Workshop Summary

By Amjad Iraqi

On 7-8 December 2016, Adalah and the Columbia University Center for Palestine Studies hosted a two-day workshop as part of its “Nakba and the Law” project at the Grand Park Hotel in Ramallah. The event brought together about 30 lawyers, academics, and other experts from Palestine, Israel, Europe and the United States to examine various subjects under the project’s framework. The workshop aimed to create a space for practitioners and thinkers to reflect on and formulate new forms of human rights litigation, policy and advocacy strategies. The workshop was divided into four main sessions, each structured around a set of reflection notes contributed by workshop participants.

The first session mapped out the wide-ranging ramifications of the Nakba that are an essential feature of the contemporary lived reality for Palestinians – citizens of Israel, residents of the Occupied Palestinian Territory (OPT), and Palestinian refugees. The Nakba was examined as a window into Zionism as “a structure, not an event,” in the terms of the Australian scholar Patrick Wolfe; or, to paraphrase Edward Said, “Zionism from the standpoint of its victims” as embodied in law. The session also raised the question of challenging the conventional and narrow understanding of the legal term “genocide”, which ignores the inherently genocidal elements of settler colonialism and their broader occurrences in history.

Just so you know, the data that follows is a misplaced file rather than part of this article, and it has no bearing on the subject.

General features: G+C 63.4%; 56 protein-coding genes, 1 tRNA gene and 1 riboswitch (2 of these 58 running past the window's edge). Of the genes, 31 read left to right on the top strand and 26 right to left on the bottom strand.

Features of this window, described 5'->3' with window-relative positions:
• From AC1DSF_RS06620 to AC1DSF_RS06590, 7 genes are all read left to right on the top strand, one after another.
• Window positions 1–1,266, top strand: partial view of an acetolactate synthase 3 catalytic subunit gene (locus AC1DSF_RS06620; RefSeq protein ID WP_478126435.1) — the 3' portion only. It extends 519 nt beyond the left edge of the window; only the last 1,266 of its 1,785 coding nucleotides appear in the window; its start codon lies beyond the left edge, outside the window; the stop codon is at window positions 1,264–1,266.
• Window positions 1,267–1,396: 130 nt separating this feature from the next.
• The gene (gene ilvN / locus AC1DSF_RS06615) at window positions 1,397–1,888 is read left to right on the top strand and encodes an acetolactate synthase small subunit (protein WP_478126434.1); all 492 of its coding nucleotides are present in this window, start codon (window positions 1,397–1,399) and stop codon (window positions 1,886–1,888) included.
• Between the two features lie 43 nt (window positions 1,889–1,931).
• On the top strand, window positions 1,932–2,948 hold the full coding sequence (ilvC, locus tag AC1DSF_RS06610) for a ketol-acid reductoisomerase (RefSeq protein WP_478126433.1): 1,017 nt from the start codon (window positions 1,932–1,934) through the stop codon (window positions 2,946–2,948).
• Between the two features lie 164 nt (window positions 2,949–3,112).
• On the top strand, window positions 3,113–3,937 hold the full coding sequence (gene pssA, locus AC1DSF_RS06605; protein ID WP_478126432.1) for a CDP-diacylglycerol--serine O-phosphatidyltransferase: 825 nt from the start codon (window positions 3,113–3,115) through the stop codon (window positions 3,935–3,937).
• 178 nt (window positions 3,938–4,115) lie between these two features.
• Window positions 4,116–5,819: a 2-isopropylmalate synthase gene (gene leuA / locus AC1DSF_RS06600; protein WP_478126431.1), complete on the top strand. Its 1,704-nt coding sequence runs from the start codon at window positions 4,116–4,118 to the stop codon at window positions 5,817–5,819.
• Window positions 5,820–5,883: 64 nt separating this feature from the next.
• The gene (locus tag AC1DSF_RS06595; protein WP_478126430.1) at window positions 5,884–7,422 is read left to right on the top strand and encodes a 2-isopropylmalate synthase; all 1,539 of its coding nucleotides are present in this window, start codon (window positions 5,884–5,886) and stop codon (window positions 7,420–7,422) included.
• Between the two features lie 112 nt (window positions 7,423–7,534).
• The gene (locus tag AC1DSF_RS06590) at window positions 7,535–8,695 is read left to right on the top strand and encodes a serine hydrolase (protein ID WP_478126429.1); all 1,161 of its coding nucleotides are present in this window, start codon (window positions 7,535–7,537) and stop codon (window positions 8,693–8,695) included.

Nakba Files editor Suhad Bishara speaking at the workshop.
The second session focused on land as a central case study to understand the Nakba. It examined the processes of continuity and discontinuity from the Ottoman Empire to the present day, and how laws relating to land were codified, transformed or marginalized to facilitate the dispossession of Palestinians. The discussion touched on the contradictions in the Israeli Supreme Court’s rulings regarding Palestinian land cases, the plight of the Bedouin village of Atir-Umm al-Hiran in the Naqab, and the role of Jewish National Fund in colonial land policies.

The third session engaged with how the law sometimes in fact uses and controls the people who purport to employ it. It examined the ways in which the Palestinian cause for liberation may itself be reproducing logics of colonialism when it turns to the law as an instrument of its struggle. It also asked how a focus on the law might also be limiting tool to understanding the Nakba.

The fourth session delved further into how to understand settler colonialism both in general and in Palestine. It discussed whether and how expanded notions of the Nakba as a structure are simply another way of speaking of settler colonialism and also explored limitations to the concept. It also returned to critically assessing litigation strategies, such as debates regarding whether or not a petition challenging Israel’s “Nakba Law” should be filed to the Israeli Supreme Court, and if yes, how the petitioners’ claims about the Nakba can be expressed using the law.